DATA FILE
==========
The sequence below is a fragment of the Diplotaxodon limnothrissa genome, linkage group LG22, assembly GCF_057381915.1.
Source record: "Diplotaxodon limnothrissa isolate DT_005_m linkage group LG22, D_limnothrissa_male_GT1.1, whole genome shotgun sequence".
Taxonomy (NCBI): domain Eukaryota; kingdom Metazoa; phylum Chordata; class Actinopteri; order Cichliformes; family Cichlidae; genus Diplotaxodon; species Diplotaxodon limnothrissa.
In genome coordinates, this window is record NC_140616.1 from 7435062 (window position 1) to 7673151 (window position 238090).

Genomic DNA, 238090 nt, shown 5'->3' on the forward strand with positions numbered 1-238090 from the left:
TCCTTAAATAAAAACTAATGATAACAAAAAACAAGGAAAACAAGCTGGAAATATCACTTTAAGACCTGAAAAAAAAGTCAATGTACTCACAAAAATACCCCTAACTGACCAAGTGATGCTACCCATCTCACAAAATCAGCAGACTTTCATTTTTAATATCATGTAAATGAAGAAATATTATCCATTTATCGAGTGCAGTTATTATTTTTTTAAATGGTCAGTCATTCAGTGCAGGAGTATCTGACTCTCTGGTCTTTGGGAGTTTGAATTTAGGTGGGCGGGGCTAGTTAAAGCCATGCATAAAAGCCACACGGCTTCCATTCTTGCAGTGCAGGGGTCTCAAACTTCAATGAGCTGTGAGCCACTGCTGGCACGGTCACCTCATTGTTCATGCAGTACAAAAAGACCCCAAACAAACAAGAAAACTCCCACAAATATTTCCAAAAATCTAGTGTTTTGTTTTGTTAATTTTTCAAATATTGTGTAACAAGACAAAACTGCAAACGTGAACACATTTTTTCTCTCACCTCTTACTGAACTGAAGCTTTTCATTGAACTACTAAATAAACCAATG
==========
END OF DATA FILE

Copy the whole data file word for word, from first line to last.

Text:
The sequence below is a fragment of the Diplotaxodon limnothrissa genome, linkage group LG22, assembly GCF_057381915.1.
Source record: "Diplotaxodon limnothrissa isolate DT_005_m linkage group LG22, D_limnothrissa_male_GT1.1, whole genome shotgun sequence".
Taxonomy (NCBI): domain Eukaryota; kingdom Metazoa; phylum Chordata; class Actinopteri; order Cichliformes; family Cichlidae; genus Diplotaxodon; species Diplotaxodon limnothrissa.
In genome coordinates, this window is record NC_140616.1 from 7435062 (window position 1) to 7673151 (window position 238090).

Genomic DNA, 238090 nt, shown 5'->3' on the forward strand with positions numbered 1-238090 from the left:
TCCTTAAATAAAAACTAATGATAACAAAAAACAAGGAAAACAAGCTGGAAATATCACTTTAAGACCTGAAAAAAAAGTCAATGTACTCACAAAAATACCCCTAACTGACCAAGTGATGCTACCCATCTCACAAAATCAGCAGACTTTCATTTTTAATATCATGTAAATGAAGAAATATTATCCATTTATCGAGTGCAGTTATTATTTTTTTAAATGGTCAGTCATTCAGTGCAGGAGTATCTGACTCTCTGGTCTTTGGGAGTTTGAATTTAGGTGGGCGGGGCTAGTTAAAGCCATGCATAAAAGCCACACGGCTTCCATTCTTGCAGTGCAGGGGTCTCAAACTTCAATGAGCTGTGAGCCACTGCTGGCACGGTCACCTCATTGTTCATGCAGTACAAAAAGACCCCAAACAAACAAGAAAACTCCCACAAATATTTCCAAAAATCTAGTGTTTTGTTTTGTTAATTTTTCAAATATTGTGTAACAAGACAAAACTGCAAACGTGAACACATTTTTTCTCTCACCTCTTACTGAACTGAAGCTTTTCATTGAACTACTAAATAAACCAATG